A study by the United Kingdom of Great Britain and Northern Ireland Ministry of Health found that a scale build-up of only 1/50th of an inch resulted in a 9.4% loss in heat transfer efficiency. A sugar industry study found that a scale build-up of only 1/32nd of an inch caused an efficiency loss of 7%. In short, it has been well established that even small amounts of scale can have a big impact on heat transfer efficiency. Therefore, it has always been WQA’s position that no amount of scale is good.
However, a precedent was set by the DVGW 512 standard (Deutsche Vereinigung des Gas- und Wasserfaches), developed in Germany, which sets the pass/fail criteria for scale reduction at 80%.
DVGW Cert GmbH is the largest water industry certification body in Europe, and the 80% pass/fail criteria in DVGW-512 has been in use since 1996. Like IAPMO Z601, the German standard applies to all types of scale-prevention devices, and is not designed to cover only water softeners. While we would like to see a tighter pass/fail criteria adopted in this standard, WQA has supported, and will continue to support, an 80% pass/fail criteria based on the German precedent.
After completing initial product testing prior to the publication of IAPMO Z601, NSF International has proposed that the 80% pass/fail criteria should be lowered to 60%. The primary reason justifying this change is given to be that “the pass/fail minimum criteria should be at a point that a benefit can be realized by the user of the product.”
Despite this assertion, NSF International has provided no scientific proof that there will be a discernable benefit to consumers at 60% scale reduction.
It has been the experience of our members that customers begin to complain their softener is not working when even a small amount of scale begins to build up on their shower doors, fixtures, shower heads, and dishes. Once IAPMO Z601 is published, consumers will begin to see products labeled as “certified scalereduction devices” and it is our strong desire that consumers be able to discern noticeable benefits from those devices, especially significant energy savings. A low performance threshold could undermine consumer confidence of the water treatment industry in general, and their trust in third-party certifications. This approach also undermines fair competition in the marketplace by promoting a pass/fail threshold that cannot be justified by precedent or reputable studies showing discernable consumer benefits.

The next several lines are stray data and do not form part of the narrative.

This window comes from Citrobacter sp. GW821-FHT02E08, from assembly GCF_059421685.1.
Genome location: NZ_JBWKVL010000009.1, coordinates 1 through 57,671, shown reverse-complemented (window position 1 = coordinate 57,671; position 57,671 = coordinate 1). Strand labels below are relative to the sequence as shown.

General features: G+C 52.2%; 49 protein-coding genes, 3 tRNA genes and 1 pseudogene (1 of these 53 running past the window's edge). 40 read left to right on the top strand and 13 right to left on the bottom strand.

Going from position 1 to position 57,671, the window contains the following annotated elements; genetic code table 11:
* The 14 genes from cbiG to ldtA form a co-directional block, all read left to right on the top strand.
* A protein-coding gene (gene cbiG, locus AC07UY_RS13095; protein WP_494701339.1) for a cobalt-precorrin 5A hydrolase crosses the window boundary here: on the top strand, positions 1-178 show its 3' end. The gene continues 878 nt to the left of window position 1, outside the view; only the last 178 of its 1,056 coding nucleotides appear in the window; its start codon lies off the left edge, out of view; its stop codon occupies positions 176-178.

Lowering the pass/fail criteria from 80% to 60% would result in twice the amount of scale build-up. NSF International has suggested this change without providing any studies showing that there would be discernable consumer benefits at this threshold. The current performance threshold of 80% is supported by data and precedent. WQA feels that lowering the performance threshold to 60% will undermine consumer confidence in the industry and product certification in general. We also feel that setting such a low threshold for performance will undermine fair competition in the marketplace by encouraging the promotion of products which have no discernable benefit for consumers.
1. D. D. Paul, V.V. Gadkari, D.P. Evers, M.E. Goshe, and D.A. Thornton, “Study on Benefits of Removal of Water Hardness (Calcium and Magnesium) from a Water Supply” Battelle Memorial Institute, 2010.
2. SH Widder and MC Baechler, “Impacts of Water Quality on Residential Water Heating Equipment” Pacific Northwest National Laboratory, prepared for the U.S. Department of Energy, November 2013.
3. “WQA Magnetics Task Force Report”, March 2001
4. Feighner, George C. “Evaluation of the Effects of Water Hardness on Performance of Automatic Dishwasher Detergents and Savings Possible by Softening Water” Scientific Services S/D, Inc., 2011.
5. Feighner, George C. “Evaluation of Relative Effects of Hardness, Detergent Dose and Temperature to Evaluate Stain Removal Efficacy” Scientific Services S/D, Inc., 2011.
6. Ministry of Health “Report of the Water Softening Sub-Committee of the Central Advisory Water Committee” Prepared for His Majesty’s Stationery Office, 1949
7. Cuddihy, Simoneaux, Falgout, and Rauh “Boiler Water Treatment and Related Costs of Boiler Operation: An Evaluation of Boilers in the Louisiana Sugar Industry” Midland Research Laboratories, Inc., 2005
8. Herman, Rob “Rationale for Minimum Performance Criteria of 60 Percent Scale Reduction in IAPMO Z601” NSF International, prepared for the IAPMO Z601 Technical Subcommittee, May 11, 2015